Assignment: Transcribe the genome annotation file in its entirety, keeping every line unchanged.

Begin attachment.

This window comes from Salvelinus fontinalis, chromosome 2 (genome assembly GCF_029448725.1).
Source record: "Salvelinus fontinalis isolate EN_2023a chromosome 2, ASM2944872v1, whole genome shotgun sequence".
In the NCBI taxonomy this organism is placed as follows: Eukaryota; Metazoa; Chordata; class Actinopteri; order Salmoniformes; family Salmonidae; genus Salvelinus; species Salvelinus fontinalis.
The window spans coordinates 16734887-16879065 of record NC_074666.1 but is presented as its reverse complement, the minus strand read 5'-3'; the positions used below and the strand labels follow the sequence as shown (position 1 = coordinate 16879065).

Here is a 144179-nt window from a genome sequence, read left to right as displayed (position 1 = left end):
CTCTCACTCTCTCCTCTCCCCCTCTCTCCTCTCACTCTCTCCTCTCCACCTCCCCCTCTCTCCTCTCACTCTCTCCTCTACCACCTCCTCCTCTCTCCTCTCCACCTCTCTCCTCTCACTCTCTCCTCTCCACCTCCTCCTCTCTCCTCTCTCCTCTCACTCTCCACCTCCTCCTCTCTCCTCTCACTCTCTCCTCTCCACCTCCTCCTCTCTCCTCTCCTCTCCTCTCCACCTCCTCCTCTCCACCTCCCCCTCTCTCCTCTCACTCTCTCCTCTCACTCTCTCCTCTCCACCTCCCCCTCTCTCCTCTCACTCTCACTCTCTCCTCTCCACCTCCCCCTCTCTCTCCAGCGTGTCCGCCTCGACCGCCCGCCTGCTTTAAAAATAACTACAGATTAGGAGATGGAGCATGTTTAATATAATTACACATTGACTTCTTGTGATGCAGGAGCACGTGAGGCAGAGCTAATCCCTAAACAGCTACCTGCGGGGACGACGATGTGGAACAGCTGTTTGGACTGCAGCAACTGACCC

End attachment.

This window comes from Salvelinus fontinalis, chromosome 2 (genome assembly GCF_029448725.1).
Source record: "Salvelinus fontinalis isolate EN_2023a chromosome 2, ASM2944872v1, whole genome shotgun sequence".
In the NCBI taxonomy this organism is placed as follows: Eukaryota; Metazoa; Chordata; class Actinopteri; order Salmoniformes; family Salmonidae; genus Salvelinus; species Salvelinus fontinalis.
The window spans coordinates 16734887-16879065 of record NC_074666.1 but is presented as its reverse complement, the minus strand read 5'-3'; the positions used below and the strand labels follow the sequence as shown (position 1 = coordinate 16879065).

Here is a 144179-nt window from a genome sequence, read left to right as displayed (position 1 = left end):
CTCTCACTCTCTCCTCTCCCCCTCTCTCCTCTCACTCTCTCCTCTCCACCTCCCCCTCTCTCCTCTCACTCTCTCCTCTACCACCTCCTCCTCTCTCCTCTCCACCTCTCTCCTCTCACTCTCTCCTCTCCACCTCCTCCTCTCTCCTCTCTCCTCTCACTCTCCACCTCCTCCTCTCTCCTCTCACTCTCTCCTCTCCACCTCCTCCTCTCTCCTCTCCTCTCCTCTCCACCTCCTCCTCTCCACCTCCCCCTCTCTCCTCTCACTCTCTCCTCTCACTCTCTCCTCTCCACCTCCCCCTCTCTCCTCTCACTCTCACTCTCTCCTCTCCACCTCCCCCTCTCTCTCCAGCGTGTCCGCCTCGACCGCCCGCCTGCTTTAAAAATAACTACAGATTAGGAGATGGAGCATGTTTAATATAATTACACATTGACTTCTTGTGATGCAGGAGCACGTGAGGCAGAGCTAATCCCTAAACAGCTACCTGCGGGGACGACGATGTGGAACAGCTGTTTGGACTGCAGCAACTGACCC